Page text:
About that Writing Sample… Writing To Industry Mandates

Emerging writers putting pen-to-paper or, more likely, fingers-to-keyboard, have faced a confusing, and largely conflicting challenge for some time:

On one hand, just a little bit of research reveals that most screenplays and TV pilots from new and emerging writers don’t actually go on to sell, get set up or made. Instead, it can be argued that the job of those writing samples is to land the writer representation, to get the writer consideration for TV writing fellowships and, most ideally, staffing. In addition and at their best, those samples are used to open doors for general meetings and potential consideration for OWAs (Open Writing Assignments). Sure, everyone would love to see such pilots get set up for development, or those screenplays that they labored over get produced. But ask most working writers today, and they will tell you that while those pilots and screenplays opened doors for them and led to where they are today, they rarely actually sold, got set up, or got made.

Therefore, an emerging writer would be smart to think about that screenplay or TV pilot as a writing sample, setting her up for opportunities. And… if it’s not likely to get produced, purchased, or developed in earnest, wouldn’t it then mean that, within the world of writing samples, she could write anything, as long as it was great?

Therein, unfortunately, lies the rub.

While everyone, from reps to execs, usually understand that the fate of some of the best TV pilots and screenplays is to become a door-opening writing sample, we still hear those writing samples challenged with comments and questions that include:

“The pilot is great, but what’s the show?”

“It’s too expensive a screenplay. No one is going to make it.”

“Period pieces can be a non-starter.”

The question then becomes… If all the screenplay or pilot is fated to become is a writing sample (and I use “all” loosely here, as I am a big believer that writing careers are built on the shoulders of those all-important writing samples), why does that even matter?

Here is what it boils down to:

A writing sample’s job is to put on display the writer’s story sensibility and craft, to convey the writer’s voice, skillset and strengths. However, and this is a big HOWEVER that I can’t emphasize enough, fair or unfair though it might be, the job of that writing sample is also to illustrate the writer’s grasp of current industry mandates.

That means that your screenplay or pilot should reflect not only your voice, craft and skillset, but also communicate your understanding of industry expectations and mandates as they currently stand.

And while no one can predict the future or know exactly what every executive, network, and studio is planning, here are some of the mandates that have held strong through changing times and ongoing industry and cultural challenges:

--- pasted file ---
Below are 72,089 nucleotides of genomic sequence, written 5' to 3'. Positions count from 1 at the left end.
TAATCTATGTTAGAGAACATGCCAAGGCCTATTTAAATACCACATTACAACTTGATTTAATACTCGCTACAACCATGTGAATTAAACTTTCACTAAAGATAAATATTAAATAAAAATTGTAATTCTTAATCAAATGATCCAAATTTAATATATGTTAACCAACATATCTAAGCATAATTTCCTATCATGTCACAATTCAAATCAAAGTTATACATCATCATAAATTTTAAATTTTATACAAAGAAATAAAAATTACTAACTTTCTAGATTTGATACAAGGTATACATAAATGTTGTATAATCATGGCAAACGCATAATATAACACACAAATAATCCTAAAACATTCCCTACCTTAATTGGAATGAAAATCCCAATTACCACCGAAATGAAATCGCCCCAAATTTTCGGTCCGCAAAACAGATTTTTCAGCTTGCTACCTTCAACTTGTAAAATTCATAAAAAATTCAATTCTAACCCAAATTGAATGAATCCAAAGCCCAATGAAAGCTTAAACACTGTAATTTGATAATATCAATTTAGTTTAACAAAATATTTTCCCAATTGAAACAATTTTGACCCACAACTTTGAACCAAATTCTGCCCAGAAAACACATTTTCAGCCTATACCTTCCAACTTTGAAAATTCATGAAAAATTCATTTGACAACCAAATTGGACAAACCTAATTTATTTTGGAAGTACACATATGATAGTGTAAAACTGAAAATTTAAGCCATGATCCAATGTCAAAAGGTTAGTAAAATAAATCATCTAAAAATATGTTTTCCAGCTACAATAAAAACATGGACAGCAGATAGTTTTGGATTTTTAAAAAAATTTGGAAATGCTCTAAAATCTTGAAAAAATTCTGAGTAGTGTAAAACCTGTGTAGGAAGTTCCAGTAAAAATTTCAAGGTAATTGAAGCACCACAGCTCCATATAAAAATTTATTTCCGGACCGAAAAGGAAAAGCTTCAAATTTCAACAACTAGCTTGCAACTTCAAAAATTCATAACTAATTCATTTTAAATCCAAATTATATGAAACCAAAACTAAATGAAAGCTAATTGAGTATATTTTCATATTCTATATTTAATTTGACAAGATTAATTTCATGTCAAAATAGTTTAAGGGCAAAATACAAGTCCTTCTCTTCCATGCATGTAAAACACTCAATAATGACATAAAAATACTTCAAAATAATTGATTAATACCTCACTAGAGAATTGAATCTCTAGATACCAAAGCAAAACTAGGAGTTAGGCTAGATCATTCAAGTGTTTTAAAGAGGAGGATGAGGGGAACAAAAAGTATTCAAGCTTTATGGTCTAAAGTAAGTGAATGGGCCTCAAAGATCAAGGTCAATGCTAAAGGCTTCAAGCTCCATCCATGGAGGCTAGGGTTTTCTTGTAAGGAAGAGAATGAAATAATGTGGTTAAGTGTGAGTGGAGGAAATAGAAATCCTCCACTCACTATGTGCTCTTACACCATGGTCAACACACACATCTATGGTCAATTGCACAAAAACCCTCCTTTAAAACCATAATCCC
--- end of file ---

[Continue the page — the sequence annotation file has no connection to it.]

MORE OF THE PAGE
Period pieces are always hard to place. Therefore, consider long and hard whether you want to fight the fight it will require to get a period piece read, be it screenplay or pilot.

If you are writing a pilot, be sure that said pilot clearly makes a case for the show that it is the starting point of. In other words, be sure that the pilot doesn’t only stand on its own, but also makes a case for the show that’s to come.

Black Mirror was a singular anthology, as was Twilight Zone. We do not make a lot of shows that are contained, single-episode stories. Therefore, if you write a single-story episode, don’t be surprised if it’s dismissed as a particularly extensive short.

Big world-building usually originates with pre-existing IP; don’t take on a project that requires a ton of world building if you’re not ready to hear ad nauseam that the industry rarely engages with such material unless it’s based on a book, comic, or graphic novel before it goes scripted.

Much like when it comes to world-building, superhero movies and TV shows are, almost exclusively, based on pre-existing IP.

There are only a handful of buyers for huge, big-budget features. With that in mind, an epic action-adventure or VFX-rich bonanza can be dismissed as “too big” or “too expensive.” Instead of writing those, try to focus on smaller, more character-rich material that presents an interesting and unique plot. It usually takes a really unique, voice-y, interesting sample to land those big studio assignments.

The above mandates have not been assembled in order to deter you from a project that you are working on; instead, they are here to familiarize you with some of the industry’s expectations for new and emerging writers, so that whatever you decide to write is chosen with full awareness of some of the hurdles, fair or otherwise, it may encounter in the professional space. In my experience, the most important factor for any screenplay or a TV pilot is the passion and vision that its scribe brings to the page. So even if you are writing a period western or big inter-galactic escapade, if you’re super passionate about it and have a strong vision, you will already be a few steps ahead right out of the gate!